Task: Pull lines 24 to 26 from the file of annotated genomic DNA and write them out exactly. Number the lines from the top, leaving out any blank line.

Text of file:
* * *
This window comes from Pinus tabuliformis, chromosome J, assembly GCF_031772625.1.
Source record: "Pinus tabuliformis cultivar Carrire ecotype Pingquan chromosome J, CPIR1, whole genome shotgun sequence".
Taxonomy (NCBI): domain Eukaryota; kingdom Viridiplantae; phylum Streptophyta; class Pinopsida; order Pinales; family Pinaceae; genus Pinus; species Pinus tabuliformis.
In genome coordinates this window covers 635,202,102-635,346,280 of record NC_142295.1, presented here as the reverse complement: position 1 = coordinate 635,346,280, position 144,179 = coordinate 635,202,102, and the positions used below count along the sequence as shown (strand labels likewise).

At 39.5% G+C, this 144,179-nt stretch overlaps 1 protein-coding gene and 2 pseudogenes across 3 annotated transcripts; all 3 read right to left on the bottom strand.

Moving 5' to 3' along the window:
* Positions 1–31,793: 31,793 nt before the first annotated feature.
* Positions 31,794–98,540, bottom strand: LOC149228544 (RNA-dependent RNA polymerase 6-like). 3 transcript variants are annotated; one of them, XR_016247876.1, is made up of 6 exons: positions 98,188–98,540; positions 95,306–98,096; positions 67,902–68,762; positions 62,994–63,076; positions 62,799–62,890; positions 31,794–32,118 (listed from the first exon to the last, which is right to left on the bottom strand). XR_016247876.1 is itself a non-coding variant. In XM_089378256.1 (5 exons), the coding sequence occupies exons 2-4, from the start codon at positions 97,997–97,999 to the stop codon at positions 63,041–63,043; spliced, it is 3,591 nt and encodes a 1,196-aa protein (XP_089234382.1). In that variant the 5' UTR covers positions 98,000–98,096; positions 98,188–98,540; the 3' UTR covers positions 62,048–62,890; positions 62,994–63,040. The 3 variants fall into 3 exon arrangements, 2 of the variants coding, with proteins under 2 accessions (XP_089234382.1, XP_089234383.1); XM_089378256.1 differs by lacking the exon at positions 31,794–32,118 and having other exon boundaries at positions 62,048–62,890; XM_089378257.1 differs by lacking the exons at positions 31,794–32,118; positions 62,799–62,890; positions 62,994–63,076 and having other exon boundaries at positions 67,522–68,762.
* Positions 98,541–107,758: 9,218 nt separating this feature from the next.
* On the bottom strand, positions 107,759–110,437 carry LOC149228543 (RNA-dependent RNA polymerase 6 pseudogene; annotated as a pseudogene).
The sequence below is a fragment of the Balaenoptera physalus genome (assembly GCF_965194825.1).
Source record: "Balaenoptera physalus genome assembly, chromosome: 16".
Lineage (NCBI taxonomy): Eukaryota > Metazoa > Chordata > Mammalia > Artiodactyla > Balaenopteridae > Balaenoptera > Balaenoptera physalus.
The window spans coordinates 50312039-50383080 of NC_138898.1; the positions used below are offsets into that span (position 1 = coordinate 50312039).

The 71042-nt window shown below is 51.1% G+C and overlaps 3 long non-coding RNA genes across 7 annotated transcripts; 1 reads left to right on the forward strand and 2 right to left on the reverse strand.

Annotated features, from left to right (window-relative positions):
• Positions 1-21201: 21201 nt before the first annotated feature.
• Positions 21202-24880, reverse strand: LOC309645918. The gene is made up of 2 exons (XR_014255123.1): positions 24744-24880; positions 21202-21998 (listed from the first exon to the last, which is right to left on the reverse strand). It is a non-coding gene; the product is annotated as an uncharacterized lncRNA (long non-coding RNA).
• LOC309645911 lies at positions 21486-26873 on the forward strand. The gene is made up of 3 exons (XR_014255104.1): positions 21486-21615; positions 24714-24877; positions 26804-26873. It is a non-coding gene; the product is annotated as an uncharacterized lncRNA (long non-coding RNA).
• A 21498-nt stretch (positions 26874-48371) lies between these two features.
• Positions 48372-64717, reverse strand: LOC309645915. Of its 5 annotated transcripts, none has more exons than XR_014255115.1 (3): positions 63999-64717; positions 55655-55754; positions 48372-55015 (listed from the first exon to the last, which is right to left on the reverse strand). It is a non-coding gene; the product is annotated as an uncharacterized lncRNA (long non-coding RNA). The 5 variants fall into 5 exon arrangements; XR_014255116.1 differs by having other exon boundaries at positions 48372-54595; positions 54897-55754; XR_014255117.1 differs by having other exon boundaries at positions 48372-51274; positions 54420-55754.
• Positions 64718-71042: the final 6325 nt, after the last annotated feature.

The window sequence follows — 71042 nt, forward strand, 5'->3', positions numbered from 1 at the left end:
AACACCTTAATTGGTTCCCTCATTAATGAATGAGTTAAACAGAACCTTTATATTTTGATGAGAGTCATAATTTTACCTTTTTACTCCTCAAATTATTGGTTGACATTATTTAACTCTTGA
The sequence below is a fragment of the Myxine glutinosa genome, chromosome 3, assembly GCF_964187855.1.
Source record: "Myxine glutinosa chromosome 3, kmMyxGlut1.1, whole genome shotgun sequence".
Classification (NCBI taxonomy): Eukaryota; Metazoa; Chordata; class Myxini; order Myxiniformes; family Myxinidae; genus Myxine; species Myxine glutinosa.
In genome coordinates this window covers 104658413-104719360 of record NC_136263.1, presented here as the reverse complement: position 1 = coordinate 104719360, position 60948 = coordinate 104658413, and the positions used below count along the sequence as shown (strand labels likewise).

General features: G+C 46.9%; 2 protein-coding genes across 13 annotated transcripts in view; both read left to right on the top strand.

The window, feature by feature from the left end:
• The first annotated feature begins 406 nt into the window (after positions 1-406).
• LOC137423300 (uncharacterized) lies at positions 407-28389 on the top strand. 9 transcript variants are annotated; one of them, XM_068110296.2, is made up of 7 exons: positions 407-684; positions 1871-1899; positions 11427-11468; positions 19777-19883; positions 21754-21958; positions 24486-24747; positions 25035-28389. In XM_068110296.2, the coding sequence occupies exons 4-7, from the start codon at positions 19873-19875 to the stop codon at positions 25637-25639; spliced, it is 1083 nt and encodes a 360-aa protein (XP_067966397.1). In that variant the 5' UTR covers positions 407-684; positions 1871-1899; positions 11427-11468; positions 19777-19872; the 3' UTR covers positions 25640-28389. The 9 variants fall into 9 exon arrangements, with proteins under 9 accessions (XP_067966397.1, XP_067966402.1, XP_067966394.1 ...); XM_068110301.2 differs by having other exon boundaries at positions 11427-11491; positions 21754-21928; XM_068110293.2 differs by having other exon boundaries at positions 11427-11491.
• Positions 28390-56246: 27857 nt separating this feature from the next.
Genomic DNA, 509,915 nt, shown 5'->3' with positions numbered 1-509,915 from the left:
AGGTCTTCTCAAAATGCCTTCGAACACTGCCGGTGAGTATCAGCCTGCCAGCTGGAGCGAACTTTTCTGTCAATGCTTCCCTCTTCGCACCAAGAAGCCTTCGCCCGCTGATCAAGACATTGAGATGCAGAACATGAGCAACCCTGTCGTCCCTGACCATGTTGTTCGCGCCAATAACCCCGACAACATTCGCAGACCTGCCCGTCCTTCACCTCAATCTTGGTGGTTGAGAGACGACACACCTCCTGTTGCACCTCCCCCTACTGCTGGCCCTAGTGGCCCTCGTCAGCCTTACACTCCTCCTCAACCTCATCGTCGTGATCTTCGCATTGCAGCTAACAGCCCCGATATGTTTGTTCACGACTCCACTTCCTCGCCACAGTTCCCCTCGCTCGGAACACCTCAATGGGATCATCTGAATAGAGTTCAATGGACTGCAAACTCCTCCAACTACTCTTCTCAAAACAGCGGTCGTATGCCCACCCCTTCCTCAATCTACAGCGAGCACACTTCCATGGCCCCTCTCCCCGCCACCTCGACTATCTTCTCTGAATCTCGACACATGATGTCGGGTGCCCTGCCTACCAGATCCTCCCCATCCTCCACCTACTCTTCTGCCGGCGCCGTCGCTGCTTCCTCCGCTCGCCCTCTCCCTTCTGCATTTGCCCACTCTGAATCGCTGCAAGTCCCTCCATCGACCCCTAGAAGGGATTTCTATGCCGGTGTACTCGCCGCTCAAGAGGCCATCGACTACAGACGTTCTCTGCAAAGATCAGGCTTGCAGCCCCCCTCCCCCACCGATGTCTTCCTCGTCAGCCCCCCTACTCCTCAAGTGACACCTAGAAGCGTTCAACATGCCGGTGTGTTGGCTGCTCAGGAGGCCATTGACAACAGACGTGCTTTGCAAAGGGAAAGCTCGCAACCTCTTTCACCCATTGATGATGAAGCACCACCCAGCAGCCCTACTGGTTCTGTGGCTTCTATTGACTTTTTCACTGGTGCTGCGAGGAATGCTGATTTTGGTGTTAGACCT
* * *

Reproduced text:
AACACCTTAATTGGTTCCCTCATTAATGAATGAGTTAAACAGAACCTTTATATTTTGATGAGAGTCATAATTTTACCTTTTTACTCCTCAAATTATTGGTTGACATTATTTAACTCTTGA
The sequence below is a fragment of the Myxine glutinosa genome, chromosome 3, assembly GCF_964187855.1.
Source record: "Myxine glutinosa chromosome 3, kmMyxGlut1.1, whole genome shotgun sequence".